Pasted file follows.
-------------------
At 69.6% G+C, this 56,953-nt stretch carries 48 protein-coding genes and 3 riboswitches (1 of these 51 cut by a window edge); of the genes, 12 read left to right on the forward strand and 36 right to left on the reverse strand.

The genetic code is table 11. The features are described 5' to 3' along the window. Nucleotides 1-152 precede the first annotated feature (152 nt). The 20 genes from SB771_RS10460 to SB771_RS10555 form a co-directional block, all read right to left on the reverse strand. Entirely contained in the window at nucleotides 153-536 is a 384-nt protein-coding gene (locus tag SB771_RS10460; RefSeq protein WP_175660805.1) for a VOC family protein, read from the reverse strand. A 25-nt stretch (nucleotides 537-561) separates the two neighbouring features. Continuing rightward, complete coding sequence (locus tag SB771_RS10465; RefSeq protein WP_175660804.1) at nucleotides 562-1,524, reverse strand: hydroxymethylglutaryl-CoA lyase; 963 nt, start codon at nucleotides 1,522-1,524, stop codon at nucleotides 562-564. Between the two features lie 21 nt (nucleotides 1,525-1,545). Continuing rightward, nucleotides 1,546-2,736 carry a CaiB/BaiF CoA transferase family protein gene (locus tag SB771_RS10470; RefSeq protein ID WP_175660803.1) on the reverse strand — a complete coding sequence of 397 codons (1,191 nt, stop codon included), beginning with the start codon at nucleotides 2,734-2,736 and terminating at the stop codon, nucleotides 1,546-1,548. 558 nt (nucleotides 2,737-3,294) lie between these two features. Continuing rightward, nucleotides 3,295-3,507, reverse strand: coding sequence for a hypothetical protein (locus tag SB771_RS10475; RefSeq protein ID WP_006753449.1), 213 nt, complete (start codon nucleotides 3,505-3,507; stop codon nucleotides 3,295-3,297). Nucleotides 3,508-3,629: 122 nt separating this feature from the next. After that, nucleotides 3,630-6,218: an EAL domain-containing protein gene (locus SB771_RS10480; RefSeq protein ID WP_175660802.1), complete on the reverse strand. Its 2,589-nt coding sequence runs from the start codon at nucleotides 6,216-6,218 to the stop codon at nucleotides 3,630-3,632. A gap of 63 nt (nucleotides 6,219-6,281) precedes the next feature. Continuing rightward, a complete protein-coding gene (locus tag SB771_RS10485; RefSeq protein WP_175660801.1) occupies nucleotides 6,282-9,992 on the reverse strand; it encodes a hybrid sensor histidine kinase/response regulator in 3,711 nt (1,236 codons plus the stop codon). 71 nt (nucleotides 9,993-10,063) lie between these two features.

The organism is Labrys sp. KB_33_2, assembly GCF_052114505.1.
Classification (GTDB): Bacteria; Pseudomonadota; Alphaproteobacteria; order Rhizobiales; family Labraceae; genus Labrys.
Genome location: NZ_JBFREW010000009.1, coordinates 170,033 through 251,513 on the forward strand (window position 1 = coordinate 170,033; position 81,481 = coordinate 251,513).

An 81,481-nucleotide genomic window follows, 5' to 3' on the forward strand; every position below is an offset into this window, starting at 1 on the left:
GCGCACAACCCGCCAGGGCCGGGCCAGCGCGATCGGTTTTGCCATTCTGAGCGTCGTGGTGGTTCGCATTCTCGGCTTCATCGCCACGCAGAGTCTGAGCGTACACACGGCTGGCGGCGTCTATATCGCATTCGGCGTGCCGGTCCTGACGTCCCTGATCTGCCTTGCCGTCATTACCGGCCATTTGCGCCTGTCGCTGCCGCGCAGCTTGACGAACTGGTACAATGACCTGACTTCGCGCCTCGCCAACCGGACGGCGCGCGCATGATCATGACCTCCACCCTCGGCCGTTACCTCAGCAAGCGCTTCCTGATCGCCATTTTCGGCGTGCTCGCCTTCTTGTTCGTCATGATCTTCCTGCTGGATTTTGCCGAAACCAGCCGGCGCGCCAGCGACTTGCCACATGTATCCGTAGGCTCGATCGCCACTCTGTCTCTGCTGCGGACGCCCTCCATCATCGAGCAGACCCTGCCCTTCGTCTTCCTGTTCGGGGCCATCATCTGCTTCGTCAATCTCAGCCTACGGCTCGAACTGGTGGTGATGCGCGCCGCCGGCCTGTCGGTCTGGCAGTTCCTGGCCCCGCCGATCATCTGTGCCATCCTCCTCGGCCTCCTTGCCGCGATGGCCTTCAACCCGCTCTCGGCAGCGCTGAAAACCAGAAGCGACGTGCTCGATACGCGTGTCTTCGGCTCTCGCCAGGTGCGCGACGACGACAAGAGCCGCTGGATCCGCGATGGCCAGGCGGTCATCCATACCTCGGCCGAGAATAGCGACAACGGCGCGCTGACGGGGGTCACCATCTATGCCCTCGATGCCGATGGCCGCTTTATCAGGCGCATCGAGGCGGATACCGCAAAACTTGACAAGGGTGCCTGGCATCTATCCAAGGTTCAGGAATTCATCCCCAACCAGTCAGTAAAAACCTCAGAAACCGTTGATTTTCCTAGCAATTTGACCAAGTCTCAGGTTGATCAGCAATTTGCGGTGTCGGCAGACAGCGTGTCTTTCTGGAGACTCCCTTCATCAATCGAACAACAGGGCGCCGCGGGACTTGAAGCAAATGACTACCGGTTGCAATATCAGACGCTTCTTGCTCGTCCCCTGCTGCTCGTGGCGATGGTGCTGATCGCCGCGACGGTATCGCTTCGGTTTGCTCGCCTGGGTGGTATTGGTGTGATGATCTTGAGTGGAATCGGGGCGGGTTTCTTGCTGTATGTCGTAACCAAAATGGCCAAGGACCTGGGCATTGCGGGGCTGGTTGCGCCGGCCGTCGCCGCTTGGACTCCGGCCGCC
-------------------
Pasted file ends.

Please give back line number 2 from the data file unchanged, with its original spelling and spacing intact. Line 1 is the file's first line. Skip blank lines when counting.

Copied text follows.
The genetic code is table 11. The features are described 5' to 3' along the window. Nucleotides 1-152 precede the first annotated feature (152 nt). The 20 genes from SB771_RS10460 to SB771_RS10555 form a co-directional block, all read right to left on the reverse strand. Entirely contained in the window at nucleotides 153-536 is a 384-nt protein-coding gene (locus tag SB771_RS10460; RefSeq protein WP_175660805.1) for a VOC family protein, read from the reverse strand. A 25-nt stretch (nucleotides 537-561) separates the two neighbouring features. Continuing rightward, complete coding sequence (locus tag SB771_RS10465; RefSeq protein WP_175660804.1) at nucleotides 562-1,524, reverse strand: hydroxymethylglutaryl-CoA lyase; 963 nt, start codon at nucleotides 1,522-1,524, stop codon at nucleotides 562-564. Between the two features lie 21 nt (nucleotides 1,525-1,545). Continuing rightward, nucleotides 1,546-2,736 carry a CaiB/BaiF CoA transferase family protein gene (locus tag SB771_RS10470; RefSeq protein ID WP_175660803.1) on the reverse strand — a complete coding sequence of 397 codons (1,191 nt, stop codon included), beginning with the start codon at nucleotides 2,734-2,736 and terminating at the stop codon, nucleotides 1,546-1,548. 558 nt (nucleotides 2,737-3,294) lie between these two features. Continuing rightward, nucleotides 3,295-3,507, reverse strand: coding sequence for a hypothetical protein (locus tag SB771_RS10475; RefSeq protein ID WP_006753449.1), 213 nt, complete (start codon nucleotides 3,505-3,507; stop codon nucleotides 3,295-3,297). Nucleotides 3,508-3,629: 122 nt separating this feature from the next. After that, nucleotides 3,630-6,218: an EAL domain-containing protein gene (locus SB771_RS10480; RefSeq protein ID WP_175660802.1), complete on the reverse strand. Its 2,589-nt coding sequence runs from the start codon at nucleotides 6,216-6,218 to the stop codon at nucleotides 3,630-3,632. A gap of 63 nt (nucleotides 6,219-6,281) precedes the next feature. Continuing rightward, a complete protein-coding gene (locus tag SB771_RS10485; RefSeq protein WP_175660801.1) occupies nucleotides 6,282-9,992 on the reverse strand; it encodes a hybrid sensor histidine kinase/response regulator in 3,711 nt (1,236 codons plus the stop codon). 71 nt (nucleotides 9,993-10,063) lie between these two features.